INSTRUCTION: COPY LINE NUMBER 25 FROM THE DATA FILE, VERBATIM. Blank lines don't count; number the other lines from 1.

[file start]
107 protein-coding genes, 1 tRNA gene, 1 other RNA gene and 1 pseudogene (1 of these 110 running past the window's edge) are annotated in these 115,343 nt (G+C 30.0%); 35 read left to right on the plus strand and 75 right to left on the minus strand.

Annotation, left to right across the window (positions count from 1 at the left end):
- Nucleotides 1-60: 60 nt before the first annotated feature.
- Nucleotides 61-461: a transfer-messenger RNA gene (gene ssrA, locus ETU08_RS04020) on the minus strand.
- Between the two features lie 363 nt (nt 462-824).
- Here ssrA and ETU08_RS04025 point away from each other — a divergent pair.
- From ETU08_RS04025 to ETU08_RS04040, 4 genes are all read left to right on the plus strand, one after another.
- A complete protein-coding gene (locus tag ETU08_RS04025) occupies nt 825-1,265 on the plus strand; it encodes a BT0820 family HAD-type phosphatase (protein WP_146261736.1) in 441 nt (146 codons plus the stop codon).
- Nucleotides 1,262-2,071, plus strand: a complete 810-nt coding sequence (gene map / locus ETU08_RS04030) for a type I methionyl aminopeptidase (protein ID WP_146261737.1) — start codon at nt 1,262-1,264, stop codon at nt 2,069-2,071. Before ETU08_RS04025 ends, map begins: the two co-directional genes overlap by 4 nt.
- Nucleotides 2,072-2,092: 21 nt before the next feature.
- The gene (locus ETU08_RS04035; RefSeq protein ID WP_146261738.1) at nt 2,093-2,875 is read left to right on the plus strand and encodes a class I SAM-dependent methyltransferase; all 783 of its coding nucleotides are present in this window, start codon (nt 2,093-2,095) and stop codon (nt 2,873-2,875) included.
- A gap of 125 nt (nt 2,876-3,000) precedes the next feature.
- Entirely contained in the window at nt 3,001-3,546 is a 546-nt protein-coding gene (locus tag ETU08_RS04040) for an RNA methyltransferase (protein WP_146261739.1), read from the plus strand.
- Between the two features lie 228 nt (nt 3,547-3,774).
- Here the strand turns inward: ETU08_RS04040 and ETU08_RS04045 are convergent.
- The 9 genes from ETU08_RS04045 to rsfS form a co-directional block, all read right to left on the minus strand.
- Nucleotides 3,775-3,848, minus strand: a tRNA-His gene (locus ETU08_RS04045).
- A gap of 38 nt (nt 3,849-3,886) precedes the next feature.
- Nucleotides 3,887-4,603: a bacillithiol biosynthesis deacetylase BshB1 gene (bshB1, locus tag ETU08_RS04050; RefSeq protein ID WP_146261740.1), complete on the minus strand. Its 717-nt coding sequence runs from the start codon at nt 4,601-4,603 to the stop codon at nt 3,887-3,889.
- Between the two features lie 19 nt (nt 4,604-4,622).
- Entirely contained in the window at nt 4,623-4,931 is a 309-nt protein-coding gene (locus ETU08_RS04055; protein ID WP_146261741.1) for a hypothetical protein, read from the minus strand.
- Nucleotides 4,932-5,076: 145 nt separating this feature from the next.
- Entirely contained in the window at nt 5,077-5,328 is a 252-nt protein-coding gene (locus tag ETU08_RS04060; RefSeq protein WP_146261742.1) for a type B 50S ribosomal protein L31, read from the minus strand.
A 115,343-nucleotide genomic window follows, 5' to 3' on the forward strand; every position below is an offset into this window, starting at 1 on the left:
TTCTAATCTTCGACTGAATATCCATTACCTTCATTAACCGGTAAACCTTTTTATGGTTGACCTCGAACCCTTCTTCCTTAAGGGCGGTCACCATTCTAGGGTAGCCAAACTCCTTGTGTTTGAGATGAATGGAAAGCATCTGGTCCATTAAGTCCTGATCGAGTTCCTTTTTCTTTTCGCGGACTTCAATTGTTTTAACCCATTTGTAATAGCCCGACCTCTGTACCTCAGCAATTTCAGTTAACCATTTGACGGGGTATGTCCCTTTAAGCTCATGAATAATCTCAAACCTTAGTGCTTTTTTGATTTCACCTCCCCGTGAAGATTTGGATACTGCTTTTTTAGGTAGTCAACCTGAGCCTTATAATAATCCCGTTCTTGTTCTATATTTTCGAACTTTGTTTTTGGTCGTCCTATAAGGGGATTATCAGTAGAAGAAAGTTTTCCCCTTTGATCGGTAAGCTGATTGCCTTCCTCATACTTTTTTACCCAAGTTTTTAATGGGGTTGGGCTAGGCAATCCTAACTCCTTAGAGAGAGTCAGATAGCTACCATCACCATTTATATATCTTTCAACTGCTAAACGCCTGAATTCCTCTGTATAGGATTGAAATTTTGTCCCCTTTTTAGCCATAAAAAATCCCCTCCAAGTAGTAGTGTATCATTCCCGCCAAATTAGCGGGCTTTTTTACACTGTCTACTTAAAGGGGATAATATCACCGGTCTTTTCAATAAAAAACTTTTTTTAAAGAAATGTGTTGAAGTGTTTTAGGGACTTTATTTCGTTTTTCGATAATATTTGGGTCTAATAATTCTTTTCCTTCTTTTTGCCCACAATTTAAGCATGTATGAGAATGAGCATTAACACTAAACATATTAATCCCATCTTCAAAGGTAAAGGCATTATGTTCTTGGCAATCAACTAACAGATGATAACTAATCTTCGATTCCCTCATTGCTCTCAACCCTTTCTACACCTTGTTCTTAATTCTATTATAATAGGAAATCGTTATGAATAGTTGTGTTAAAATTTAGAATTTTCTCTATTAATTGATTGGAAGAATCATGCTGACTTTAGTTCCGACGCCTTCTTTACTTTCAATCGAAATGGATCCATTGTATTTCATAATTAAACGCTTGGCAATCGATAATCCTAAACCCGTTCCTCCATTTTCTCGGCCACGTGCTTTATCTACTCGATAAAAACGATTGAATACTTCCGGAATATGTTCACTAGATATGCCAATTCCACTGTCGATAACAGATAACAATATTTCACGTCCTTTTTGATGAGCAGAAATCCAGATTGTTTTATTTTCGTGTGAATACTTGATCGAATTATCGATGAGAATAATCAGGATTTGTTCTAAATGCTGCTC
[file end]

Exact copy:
TTCTAATCTTCGACTGAATATCCATTACCTTCATTAACCGGTAAACCTTTTTATGGTTGACCTCGAACCCTTCTTCCTTAAGGGCGGTCACCATTCTAGGGTAGCCAAACTCCTTGTGTTTGAGATGAATGGAAAGCATCTGGTCCATTAAGTCCTGATCGAGTTCCTTTTTCTTTTCGCGGACTTCAATTGTTTTAACCCATTTGTAATAGCCCGACCTCTGTACCTCAGCAATTTCAGTTAACCATTTGACGGGGTATGTCCCTTTAAGCTCATGAATAATCTCAAACCTTAGTGCTTTTTTGATTTCACCTCCCCGTGAAGATTTGGATACTGCTTTTTTAGGTAGTCAACCTGAGCCTTATAATAATCCCGTTCTTGTTCTATATTTTCGAACTTTGTTTTTGGTCGTCCTATAAGGGGATTATCAGTAGAAGAAAGTTTTCCCCTTTGATCGGTAAGCTGATTGCCTTCCTCATACTTTTTTACCCAAGTTTTTAATGGGGTTGGGCTAGGCAATCCTAACTCCTTAGAGAGAGTCAGATAGCTACCATCACCATTTATATATCTTTCAACTGCTAAACGCCTGAATTCCTCTGTATAGGATTGAAATTTTGTCCCCTTTTTAGCCATAAAAAATCCCCTCCAAGTAGTAGTGTATCATTCCCGCCAAATTAGCGGGCTTTTTTACACTGTCTACTTAAAGGGGATAATATCACCGGTCTTTTCAATAAAAAACTTTTTTTAAAGAAATGTGTTGAAGTGTTTTAGGGACTTTATTTCGTTTTTCGATAATATTTGGGTCTAATAATTCTTTTCCTTCTTTTTGCCCACAATTTAAGCATGTATGAGAATGAGCATTAACACTAAACATATTAATCCCATCTTCAAAGGTAAAGGCATTATGTTCTTGGCAATCAACTAACAGATGATAACTAATCTTCGATTCCCTCATTGCTCTCAACCCTTTCTACACCTTGTTCTTAATTCTATTATAATAGGAAATCGTTATGAATAGTTGTGTTAAAATTTAGAATTTTCTCTATTAATTGATTGGAAGAATCATGCTGACTTTAGTTCCGACGCCTTCTTTACTTTCAATCGAAATGGATCCATTGTATTTCATAATTAAACGCTTGGCAATCGATAATCCTAAACCCGTTCCTCCATTTTCTCGGCCACGTGCTTTATCTACTCGATAAAAACGATTGAATACTTCCGGAATATGTTCACTAGATATGCCAATTCCACTGTCGATAACAGATAACAATATTTCACGTCCTTTTTGATGAGCAGAAATCCAGATTGTTTTATTTTCGTGTGAATACTTGATCGAATTATCGATGAGAATAATCAGGATTTGTTCTAAATGCTGCTC